If you feel like venturing further afield, there's plenty more skiing further down the valley. In fact there are seven villages altogether, strung out along the floor of the Maurienne. They provide access to more than 125km of skiable terrain. All the villages are accessible by a free shuttle bus, allowing you to ski a different area every day.
We tried Val Cenis, where there are 56 runs to explore. They comprise a mix of steep, ungroomed blacks and tree-lined blues, all accessed by gondolas and high-speed chairs. And as with Bonneval, the views are incredible; at the top of the TS4 Met lift you can see right across into Italy, with the Mont Cenis Lake spread out below.
There are more slope-side eateries here, though. My favourite was La Fema, which has an enormous sundeck that's perfect for catching some post-lunch rays. As with Bonneval's Le Criou, it's perched at the funnelling point for three different runs, giving you the option of separating from the group without getting lost.
After yet another day of sunshine and blues skies, we dropped in to the village of Lanslebourg on the valley floor to fill up on homemade crepes with banana and Chantilly cream at La Ramasse.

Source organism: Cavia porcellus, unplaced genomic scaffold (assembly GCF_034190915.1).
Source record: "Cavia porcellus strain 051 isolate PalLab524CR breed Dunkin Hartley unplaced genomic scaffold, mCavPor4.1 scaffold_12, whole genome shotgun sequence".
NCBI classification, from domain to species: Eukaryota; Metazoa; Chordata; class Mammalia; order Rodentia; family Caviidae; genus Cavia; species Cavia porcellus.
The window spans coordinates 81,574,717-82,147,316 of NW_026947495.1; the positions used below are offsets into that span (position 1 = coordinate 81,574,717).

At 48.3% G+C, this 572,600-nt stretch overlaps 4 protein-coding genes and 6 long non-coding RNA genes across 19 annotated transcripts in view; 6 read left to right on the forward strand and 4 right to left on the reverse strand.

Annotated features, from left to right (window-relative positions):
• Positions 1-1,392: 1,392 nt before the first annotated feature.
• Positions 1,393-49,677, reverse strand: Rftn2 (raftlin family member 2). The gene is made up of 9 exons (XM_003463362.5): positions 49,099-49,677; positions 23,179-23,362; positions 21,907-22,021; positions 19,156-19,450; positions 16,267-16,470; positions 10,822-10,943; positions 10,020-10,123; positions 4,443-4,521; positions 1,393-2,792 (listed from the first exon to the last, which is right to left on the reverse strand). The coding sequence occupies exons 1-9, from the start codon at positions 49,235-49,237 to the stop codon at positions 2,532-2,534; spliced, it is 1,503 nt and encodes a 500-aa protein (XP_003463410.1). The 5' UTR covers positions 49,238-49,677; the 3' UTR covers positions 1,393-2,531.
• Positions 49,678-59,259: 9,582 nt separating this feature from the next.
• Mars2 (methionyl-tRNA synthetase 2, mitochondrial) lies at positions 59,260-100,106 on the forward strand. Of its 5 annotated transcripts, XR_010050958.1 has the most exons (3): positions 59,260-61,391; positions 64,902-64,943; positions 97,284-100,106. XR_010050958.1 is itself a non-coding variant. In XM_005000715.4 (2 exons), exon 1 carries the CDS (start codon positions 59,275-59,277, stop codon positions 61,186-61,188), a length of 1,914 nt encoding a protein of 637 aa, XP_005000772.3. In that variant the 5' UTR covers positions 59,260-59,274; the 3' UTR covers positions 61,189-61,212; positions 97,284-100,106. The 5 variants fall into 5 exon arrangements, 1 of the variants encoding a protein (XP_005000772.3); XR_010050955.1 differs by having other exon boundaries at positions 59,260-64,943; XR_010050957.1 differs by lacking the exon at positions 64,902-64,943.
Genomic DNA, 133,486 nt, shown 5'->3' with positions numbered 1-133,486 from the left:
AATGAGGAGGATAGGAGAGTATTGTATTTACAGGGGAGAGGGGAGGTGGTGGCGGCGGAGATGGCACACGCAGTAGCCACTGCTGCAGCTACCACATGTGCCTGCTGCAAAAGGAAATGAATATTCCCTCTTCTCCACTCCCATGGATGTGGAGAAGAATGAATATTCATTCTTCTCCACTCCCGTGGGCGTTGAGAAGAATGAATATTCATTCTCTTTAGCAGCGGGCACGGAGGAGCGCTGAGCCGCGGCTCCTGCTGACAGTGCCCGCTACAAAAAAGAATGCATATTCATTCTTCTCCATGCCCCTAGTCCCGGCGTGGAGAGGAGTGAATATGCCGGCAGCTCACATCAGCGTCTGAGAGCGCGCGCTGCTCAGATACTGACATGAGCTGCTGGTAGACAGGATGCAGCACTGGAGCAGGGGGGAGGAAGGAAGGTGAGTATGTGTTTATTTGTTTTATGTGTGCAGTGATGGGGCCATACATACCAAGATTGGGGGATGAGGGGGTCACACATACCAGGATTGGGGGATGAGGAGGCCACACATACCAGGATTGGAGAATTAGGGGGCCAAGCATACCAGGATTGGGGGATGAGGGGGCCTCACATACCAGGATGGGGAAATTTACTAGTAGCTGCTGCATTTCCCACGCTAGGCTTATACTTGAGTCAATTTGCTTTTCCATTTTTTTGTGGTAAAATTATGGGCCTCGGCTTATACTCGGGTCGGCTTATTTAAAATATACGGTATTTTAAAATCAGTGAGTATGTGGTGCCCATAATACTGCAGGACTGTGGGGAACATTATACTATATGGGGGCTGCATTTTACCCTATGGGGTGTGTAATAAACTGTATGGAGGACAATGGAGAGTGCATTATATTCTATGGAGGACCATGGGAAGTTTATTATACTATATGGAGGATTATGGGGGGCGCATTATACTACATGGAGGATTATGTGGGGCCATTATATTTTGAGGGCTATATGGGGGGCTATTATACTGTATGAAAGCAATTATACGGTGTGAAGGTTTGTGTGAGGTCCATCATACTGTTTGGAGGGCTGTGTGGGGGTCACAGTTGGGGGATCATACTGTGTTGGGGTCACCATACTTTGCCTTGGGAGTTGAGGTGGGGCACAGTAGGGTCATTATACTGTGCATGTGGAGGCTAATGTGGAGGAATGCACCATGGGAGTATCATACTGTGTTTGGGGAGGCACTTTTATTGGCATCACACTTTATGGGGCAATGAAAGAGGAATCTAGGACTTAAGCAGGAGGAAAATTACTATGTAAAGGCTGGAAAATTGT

By the end of the week we were regulars here, the owner, Christelle, dispensing with the menu and cracking on with our order the moment we walked through the door. We weren't getting special treatment; it's just what village life is like.
* The writer travelled by train from London to Chambery (via Paris) with Eurostar (08432 186 186; eurostar.com) and TGV. Return journeys available from £109. Alternatively, a range of airlines serve Grenoble airport, from where a transfer bus is available from Grenoble every Saturday, costing €70. Pre-booking is essential. Call Maison de Val Cenis (00 33 4 79 05 23 66; email@example.com)
* A one-bedroom apartment (sleeping up to four) at Residence les Alpages (00 33 3 21 30 79 88; les-alpages.com) in Val Cenis costs from €590 per week.
* Haute Maurienne: hautemaurienne.com
* Savoie Mont Blanc region: savoie-mont-blanc.com
* Bonneval: bonneval-sur-arc.com